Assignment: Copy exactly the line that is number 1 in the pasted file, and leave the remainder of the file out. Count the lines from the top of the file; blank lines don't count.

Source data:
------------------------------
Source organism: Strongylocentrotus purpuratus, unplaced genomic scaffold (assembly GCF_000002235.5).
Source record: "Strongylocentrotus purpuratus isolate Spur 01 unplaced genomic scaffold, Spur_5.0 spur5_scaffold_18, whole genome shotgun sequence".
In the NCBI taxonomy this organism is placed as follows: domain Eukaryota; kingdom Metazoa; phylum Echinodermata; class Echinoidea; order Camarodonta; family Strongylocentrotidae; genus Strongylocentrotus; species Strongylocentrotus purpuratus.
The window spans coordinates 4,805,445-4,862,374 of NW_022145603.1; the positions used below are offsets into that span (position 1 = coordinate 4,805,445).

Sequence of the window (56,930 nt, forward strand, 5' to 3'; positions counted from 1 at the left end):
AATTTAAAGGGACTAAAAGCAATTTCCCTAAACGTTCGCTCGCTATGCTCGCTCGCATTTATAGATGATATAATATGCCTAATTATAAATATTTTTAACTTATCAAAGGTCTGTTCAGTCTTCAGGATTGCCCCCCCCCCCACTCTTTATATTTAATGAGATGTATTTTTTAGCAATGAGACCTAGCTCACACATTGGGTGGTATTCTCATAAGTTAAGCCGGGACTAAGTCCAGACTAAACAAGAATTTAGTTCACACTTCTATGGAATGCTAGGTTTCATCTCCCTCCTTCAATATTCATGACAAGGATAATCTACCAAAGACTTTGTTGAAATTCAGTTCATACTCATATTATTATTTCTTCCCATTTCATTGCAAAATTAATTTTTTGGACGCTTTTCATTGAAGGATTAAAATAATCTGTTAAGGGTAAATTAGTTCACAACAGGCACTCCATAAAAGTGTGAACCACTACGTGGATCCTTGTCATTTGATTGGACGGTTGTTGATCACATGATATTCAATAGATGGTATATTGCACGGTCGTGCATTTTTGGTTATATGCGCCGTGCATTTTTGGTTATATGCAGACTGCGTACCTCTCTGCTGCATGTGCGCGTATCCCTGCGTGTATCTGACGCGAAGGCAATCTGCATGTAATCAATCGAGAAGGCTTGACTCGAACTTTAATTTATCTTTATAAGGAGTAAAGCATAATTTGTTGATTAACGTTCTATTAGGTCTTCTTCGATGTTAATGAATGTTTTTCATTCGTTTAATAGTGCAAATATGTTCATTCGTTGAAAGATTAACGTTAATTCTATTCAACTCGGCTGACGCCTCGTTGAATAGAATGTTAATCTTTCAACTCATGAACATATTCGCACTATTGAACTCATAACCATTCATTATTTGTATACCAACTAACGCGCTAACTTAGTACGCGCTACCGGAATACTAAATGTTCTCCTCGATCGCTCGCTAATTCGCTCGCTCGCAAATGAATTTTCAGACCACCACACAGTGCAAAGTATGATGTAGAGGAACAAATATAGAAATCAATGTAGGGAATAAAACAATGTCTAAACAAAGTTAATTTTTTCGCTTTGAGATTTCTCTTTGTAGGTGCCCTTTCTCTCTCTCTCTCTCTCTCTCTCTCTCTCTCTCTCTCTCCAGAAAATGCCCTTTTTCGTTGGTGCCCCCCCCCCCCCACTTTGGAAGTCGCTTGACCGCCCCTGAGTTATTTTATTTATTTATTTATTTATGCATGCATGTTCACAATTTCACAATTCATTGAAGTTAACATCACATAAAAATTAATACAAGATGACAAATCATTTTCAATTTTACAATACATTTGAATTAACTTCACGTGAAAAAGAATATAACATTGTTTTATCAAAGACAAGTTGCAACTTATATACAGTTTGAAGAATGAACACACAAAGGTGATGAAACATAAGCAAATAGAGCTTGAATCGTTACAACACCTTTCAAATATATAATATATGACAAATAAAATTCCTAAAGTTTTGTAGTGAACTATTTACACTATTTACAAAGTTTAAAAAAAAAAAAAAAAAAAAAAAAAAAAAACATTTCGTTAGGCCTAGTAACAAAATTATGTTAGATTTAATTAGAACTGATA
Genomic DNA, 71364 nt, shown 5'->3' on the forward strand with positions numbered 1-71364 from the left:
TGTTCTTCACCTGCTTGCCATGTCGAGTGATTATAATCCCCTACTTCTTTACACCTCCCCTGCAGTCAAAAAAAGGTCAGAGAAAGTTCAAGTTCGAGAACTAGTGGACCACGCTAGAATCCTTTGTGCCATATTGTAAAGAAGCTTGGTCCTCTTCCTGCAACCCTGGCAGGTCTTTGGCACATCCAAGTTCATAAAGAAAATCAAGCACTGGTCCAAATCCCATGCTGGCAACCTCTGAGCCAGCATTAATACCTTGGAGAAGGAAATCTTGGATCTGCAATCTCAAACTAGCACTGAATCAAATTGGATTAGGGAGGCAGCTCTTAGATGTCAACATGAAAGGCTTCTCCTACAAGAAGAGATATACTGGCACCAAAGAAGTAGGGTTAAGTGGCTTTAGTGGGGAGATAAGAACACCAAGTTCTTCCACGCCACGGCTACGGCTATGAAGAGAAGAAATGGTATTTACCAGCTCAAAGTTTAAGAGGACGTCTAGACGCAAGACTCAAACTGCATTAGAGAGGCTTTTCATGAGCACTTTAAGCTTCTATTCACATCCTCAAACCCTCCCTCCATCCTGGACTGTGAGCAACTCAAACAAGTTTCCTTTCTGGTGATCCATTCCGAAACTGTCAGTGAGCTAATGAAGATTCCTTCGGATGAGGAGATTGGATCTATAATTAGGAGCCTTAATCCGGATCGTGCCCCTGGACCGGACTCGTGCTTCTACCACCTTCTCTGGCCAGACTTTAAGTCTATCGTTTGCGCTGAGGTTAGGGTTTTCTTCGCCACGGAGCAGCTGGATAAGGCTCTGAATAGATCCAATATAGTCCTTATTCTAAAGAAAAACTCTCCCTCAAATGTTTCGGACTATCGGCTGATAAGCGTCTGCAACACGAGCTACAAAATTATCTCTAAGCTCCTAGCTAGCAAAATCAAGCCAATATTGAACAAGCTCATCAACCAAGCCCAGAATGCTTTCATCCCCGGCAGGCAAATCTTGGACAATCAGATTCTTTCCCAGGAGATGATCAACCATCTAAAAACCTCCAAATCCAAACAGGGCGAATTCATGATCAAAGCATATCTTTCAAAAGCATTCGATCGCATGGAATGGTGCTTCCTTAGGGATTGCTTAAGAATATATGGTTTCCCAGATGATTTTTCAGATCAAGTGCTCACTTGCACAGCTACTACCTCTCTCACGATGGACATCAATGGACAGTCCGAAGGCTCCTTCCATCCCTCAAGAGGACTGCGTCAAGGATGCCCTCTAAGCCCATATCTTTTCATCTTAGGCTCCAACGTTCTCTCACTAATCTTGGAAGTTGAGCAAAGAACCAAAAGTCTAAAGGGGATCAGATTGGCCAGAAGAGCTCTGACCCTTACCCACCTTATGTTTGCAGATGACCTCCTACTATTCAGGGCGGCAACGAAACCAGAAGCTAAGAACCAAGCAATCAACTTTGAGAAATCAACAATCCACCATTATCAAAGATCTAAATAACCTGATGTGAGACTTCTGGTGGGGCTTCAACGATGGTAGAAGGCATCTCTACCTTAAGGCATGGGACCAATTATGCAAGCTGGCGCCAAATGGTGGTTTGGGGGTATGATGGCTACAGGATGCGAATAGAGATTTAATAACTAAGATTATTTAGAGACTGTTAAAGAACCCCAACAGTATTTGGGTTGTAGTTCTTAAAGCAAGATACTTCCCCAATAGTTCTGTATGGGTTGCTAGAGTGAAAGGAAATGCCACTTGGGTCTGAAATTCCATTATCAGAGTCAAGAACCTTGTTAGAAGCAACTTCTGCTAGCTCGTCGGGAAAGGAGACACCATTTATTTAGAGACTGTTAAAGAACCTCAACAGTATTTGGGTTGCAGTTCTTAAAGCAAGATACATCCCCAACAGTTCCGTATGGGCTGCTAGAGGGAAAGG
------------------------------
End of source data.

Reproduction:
Source organism: Strongylocentrotus purpuratus, unplaced genomic scaffold (assembly GCF_000002235.5).